Glasgow City Archives

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Operating as usual

📝 Big "thank you" to everyone keeping a diary for our Covid-19 project! Hope you've been writing away as hard as these w...
01/09/2020

📝 Big "thank you" to everyone keeping a diary for our Covid-19 project! Hope you've been writing away as hard as these workers at the City Chambers 😁

Whether you've stopped scribbling or are still at it, please continue to hold onto your submissions for now. We'll post more details on how to get them to us when the time is right. Our website has more info on the project: https://bit.ly/3h5dIOP

We hope to get as many different perspectives as possible, to help future generations understand what's going on in Glasgow at this time.

Ref: D-CA8/708 (no date)

Manresa Pl at Garscube Rd, 1925  Archive Ref:  D-AP9/41/26#Archivesathome #Glasgowlifegoeson
31/08/2020

Manresa Pl at Garscube Rd, 1925 Archive Ref: D-AP9/41/26
#Archivesathome #Glasgowlifegoeson

Time for this week's #AskTheArchivist topic - Charles Rennie Mackintosh.A brilliant and creative architect, artist and d...
31/08/2020

Time for this week's #AskTheArchivist topic - Charles Rennie Mackintosh.

A brilliant and creative architect, artist and designer, Mackintosh made a significant and enduring contribution to the city. His work and style continues to influence and inspire Glasgow more than 150 years after his birth.

Perhaps you'd like to know about CRM's family background, early life or more about his working days in Glasgow? Or something else entirely - try us!

Go on, #AskTheArchivist! Direct message us your questions by 10am this Thursday and check back with us this Friday at 12 noon to see our answers to a selection of your questions.

#GlasgowLifeGoesOn #ArchivesAtHome

16 Kirk St, Clarkson's Court (back land), Calton, c.1910  Archive Ref: P666 #Archivesathome #Glasgowlifegoeson
30/08/2020

16 Kirk St, Clarkson's Court (back land), Calton, c.1910 Archive Ref: P666 #Archivesathome #Glasgowlifegoeson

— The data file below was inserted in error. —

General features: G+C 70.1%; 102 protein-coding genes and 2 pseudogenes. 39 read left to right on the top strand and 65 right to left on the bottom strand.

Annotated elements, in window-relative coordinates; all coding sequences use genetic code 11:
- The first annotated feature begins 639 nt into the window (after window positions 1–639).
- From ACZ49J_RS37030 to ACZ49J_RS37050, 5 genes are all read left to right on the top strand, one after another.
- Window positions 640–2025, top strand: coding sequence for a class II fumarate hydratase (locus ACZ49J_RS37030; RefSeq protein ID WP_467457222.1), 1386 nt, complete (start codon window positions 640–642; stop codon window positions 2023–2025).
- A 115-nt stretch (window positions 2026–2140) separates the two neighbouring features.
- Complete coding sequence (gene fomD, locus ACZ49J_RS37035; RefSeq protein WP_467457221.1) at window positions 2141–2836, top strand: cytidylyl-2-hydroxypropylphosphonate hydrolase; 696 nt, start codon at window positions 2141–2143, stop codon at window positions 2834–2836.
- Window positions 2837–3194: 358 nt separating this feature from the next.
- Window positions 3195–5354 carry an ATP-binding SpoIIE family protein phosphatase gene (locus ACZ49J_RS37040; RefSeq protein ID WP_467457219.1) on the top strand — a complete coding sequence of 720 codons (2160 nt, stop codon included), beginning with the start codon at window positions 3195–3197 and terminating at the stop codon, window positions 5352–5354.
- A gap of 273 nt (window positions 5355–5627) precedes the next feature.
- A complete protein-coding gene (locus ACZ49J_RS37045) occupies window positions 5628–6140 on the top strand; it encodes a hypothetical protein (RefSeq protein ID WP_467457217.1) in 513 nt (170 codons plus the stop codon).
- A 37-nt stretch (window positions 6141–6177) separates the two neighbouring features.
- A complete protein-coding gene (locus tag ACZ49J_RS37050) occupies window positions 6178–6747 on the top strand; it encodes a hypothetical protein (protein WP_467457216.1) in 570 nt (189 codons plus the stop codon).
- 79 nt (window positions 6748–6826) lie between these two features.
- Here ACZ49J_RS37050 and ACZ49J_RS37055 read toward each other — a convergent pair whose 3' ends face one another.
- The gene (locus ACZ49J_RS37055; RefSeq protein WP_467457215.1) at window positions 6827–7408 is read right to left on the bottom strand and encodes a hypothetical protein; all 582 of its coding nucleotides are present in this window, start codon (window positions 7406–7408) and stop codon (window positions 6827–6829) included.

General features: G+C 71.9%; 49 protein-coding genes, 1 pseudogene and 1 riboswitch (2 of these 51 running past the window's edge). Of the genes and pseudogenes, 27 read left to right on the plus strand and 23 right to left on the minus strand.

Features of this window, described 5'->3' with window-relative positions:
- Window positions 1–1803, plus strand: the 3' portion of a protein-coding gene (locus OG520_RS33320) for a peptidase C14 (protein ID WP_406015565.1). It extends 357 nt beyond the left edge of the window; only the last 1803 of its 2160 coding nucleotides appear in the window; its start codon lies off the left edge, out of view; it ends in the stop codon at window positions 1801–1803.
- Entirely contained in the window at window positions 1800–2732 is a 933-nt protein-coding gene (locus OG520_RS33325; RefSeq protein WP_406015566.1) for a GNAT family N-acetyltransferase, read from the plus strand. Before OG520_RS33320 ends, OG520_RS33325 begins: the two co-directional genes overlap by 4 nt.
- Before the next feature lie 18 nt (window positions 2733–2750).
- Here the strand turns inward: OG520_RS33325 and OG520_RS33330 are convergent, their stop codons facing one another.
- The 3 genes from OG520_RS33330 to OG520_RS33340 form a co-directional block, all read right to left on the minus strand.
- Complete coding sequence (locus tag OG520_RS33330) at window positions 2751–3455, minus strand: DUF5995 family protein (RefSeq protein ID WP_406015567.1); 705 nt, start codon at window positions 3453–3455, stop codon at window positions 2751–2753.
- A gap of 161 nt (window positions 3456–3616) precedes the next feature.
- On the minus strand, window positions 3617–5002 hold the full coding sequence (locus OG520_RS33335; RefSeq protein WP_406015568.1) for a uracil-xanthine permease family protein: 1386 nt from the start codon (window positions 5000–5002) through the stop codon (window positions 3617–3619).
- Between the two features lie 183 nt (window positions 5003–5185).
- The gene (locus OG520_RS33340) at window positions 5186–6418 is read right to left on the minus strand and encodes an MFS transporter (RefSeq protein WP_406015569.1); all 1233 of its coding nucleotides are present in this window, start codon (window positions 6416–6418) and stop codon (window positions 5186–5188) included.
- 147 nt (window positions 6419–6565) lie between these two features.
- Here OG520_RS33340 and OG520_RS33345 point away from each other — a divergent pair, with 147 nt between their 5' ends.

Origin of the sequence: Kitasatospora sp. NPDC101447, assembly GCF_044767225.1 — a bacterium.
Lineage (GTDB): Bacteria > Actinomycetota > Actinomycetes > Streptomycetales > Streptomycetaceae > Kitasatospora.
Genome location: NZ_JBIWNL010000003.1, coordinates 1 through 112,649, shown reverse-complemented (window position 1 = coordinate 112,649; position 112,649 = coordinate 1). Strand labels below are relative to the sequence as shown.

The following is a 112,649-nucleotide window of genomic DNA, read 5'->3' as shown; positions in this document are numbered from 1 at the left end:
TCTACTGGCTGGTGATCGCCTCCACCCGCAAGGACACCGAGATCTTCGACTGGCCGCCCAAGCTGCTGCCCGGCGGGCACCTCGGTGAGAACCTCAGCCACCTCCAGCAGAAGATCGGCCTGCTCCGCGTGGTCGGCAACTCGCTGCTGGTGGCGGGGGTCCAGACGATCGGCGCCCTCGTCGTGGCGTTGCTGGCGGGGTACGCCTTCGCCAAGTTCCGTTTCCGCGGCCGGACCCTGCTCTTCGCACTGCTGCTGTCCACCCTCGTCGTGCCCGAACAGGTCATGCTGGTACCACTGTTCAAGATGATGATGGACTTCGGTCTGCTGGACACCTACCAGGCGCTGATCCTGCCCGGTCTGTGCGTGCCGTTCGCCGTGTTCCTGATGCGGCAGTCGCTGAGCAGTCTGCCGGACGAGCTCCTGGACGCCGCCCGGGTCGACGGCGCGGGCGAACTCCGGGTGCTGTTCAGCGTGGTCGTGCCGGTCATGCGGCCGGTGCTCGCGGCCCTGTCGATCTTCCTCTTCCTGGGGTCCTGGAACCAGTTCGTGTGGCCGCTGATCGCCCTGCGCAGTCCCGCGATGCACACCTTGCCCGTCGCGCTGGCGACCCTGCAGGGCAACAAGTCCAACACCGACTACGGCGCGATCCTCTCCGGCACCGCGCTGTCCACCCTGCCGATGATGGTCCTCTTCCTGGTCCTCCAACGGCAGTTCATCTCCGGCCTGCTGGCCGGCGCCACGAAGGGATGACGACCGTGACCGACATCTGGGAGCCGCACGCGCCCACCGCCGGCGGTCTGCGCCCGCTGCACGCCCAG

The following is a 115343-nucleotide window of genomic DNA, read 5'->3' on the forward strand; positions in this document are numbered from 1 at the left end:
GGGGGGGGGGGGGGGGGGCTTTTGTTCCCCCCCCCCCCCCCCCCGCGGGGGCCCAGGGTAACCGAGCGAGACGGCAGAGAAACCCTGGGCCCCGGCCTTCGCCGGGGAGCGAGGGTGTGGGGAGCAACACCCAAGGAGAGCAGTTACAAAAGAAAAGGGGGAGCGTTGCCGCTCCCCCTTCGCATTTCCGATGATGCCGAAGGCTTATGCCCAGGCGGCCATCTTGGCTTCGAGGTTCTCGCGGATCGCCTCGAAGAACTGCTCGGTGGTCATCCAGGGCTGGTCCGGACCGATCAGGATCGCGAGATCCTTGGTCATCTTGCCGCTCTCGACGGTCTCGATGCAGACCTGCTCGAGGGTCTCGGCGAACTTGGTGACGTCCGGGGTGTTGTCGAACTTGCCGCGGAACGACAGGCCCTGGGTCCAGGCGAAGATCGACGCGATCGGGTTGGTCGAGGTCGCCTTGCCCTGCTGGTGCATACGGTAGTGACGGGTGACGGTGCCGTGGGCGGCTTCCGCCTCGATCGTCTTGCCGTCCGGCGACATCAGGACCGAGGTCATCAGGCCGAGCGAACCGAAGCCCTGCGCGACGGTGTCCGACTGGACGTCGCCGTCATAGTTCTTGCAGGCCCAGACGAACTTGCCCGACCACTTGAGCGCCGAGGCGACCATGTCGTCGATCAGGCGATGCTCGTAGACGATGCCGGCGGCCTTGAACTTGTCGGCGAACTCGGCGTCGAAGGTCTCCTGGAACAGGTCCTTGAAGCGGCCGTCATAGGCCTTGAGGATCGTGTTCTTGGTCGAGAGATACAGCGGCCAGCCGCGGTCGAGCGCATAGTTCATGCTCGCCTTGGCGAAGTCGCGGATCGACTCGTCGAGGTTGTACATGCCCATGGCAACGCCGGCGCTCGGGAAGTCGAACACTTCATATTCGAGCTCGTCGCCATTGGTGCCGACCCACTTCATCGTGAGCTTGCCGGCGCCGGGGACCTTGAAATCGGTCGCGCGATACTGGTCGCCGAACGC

Pearce Statue and Lyceum Theatre, postmark 1904  Archive Ref: P9774#Archiesathome  #Glasgowlifegoeson
30/08/2020

Pearce Statue and Lyceum Theatre, postmark 1904 Archive Ref: P9774
#Archiesathome #Glasgowlifegoeson

View of SS 'Belfri' being loaded with locomotives for Egyptian State Railways by Clydevilla crane, c.1926  Archive Ref: ...
29/08/2020

View of SS 'Belfri' being loaded with locomotives for Egyptian State Railways by Clydevilla crane, c.1926 Archive Ref: T-CN19/331
#Archivesathome #glasgowlifegoeson

Balshagray Ave, Whiteinch,  c.1910     Archive Ref: P9799#Archivesathome    #Glasgowlifegoeson
29/08/2020

Balshagray Ave, Whiteinch, c.1910 Archive Ref: P9799
#Archivesathome #Glasgowlifegoeson

Milk Bar, Central Station, 1936.  Milk was extensively marketed in the 1930s by the Milk  Marketing Board  and milk bars...
28/08/2020

Milk Bar, Central Station, 1936. Milk was extensively marketed in the 1930s by the Milk Marketing Board and milk bars, already well well-established in USA, were opend across the UK. DArchive Ref: D-CA 8/1320
#Archivesathome #Glasgowlifegoeson

Thank you for your #AskTheArchivist questions this week about cemeteries and crematoria. Here are this week’s questions ...
28/08/2020

Thank you for your #AskTheArchivist questions this week about cemeteries and crematoria. Here are this week’s questions and answers.

Remember to watch out for next week’s topic on Monday! 👀

Q1 Where were people buried in medieval Glasgow?
Local authorities have been responsible for opening new cemeteries since the late 19th century and have also acquired the responsibility for earlier burial grounds. From medieval times, the burial of the dead was almost exclusively in local churchyards and funerals were handled by the community, with no religious presence. By the early 19th century, churchyard burial had become a public health concern in Glasgow following population growth and outbreaks of typhus and cholera. In 1925, responsibility for the maintenance of Church graveyards was transferred to local authorities. Subsequently, purpose built cemeteries were used.